The house is hidden, sort of, at least from where the trail through the frost orchards ends. I lead the way through half-melted snow, off the muddy road, across the tundra. Shrubs grow in patches, yellow blossoms peep from snow drifts, rocks form edges for dripping streams. From the corner of my eye I watch Rattle-bones look backward at the shimmering trees of red and green. He harrumphs, loudly. The sound is absorbed by the rolling hills and lazy fog.
Skeleton Cook passes me, holding the sack filled by food, a bone, brushes and ribbons. I still hold the egg, even though my arms are sore from the past two days. I don’t complain though. Plenty of things are worse than sore arms.
Rattle-bones uses his walking stick to push aside green leaves and moss-covered rocks, and gratefully he has stopped inspecting the ground for “discoveries.” I wonder if he is sore too, and if soreness after two hundred thirty years becomes worse.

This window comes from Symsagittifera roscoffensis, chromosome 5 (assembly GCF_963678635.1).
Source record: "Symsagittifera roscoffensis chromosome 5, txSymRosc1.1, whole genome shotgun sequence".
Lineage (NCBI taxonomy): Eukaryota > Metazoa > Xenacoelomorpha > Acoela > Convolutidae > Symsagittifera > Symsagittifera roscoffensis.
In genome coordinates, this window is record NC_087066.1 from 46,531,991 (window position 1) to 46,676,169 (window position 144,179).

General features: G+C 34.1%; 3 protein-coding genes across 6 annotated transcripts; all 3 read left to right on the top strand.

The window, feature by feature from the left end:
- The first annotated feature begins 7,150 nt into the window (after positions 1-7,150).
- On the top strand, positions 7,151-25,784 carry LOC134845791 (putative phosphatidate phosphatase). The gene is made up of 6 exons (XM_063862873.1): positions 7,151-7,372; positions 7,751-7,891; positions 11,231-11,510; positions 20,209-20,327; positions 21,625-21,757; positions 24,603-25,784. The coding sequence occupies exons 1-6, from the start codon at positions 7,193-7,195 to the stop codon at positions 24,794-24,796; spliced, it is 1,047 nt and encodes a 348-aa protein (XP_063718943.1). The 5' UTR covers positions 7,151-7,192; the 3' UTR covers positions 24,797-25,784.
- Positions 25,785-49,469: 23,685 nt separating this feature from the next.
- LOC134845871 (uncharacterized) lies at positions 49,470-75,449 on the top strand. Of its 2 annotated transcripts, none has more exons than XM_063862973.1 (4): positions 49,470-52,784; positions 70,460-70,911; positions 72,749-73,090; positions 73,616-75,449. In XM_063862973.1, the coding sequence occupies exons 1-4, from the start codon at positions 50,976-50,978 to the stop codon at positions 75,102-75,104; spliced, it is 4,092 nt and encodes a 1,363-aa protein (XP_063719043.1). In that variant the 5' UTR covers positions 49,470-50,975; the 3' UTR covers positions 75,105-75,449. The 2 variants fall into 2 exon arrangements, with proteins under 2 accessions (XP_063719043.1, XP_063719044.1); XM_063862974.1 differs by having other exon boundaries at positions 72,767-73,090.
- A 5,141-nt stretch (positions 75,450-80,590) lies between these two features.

The way to the house is between two hills always painted white, and left before the riverbed–trickling with melted snow–and either way around the cracked boulder. The house sits down a shallow slope, hardly visible until then. Whoever was rich enough to build it was also wise enough to know how to hide it.
Rattle-bones hobbles beside me. He is studying the house, I can tell, because his walking stick has stopped moving obstacles from his path. He harrumphs again when we get close enough that he can see it is made of plastered wood. But he doesn’t ask.
I have Skeleton Cook go inside first, leaving the sack outside in the snow. Skeleton Cook walks through the house, checks upstairs, opens the fridge that has always been fake. I only enter when Skeleton Cook returns to the open door.
“There’s a chair by the table,” I say, slither out of muddy boots to walk to the sitting room and nestle the mud-stained, magenta speckled egg in the pile of blankets still there. The chair grinds faintly on the floor behind me.
Skeleton Cook gives me the sack when I leave the sitting room and I take it upstairs. Leave it next to my bed, opposite the window. Whoever was rich enough to build this wasn’t wise enough to know windows are a nuisance in a land where the sun only sets and rises half the year.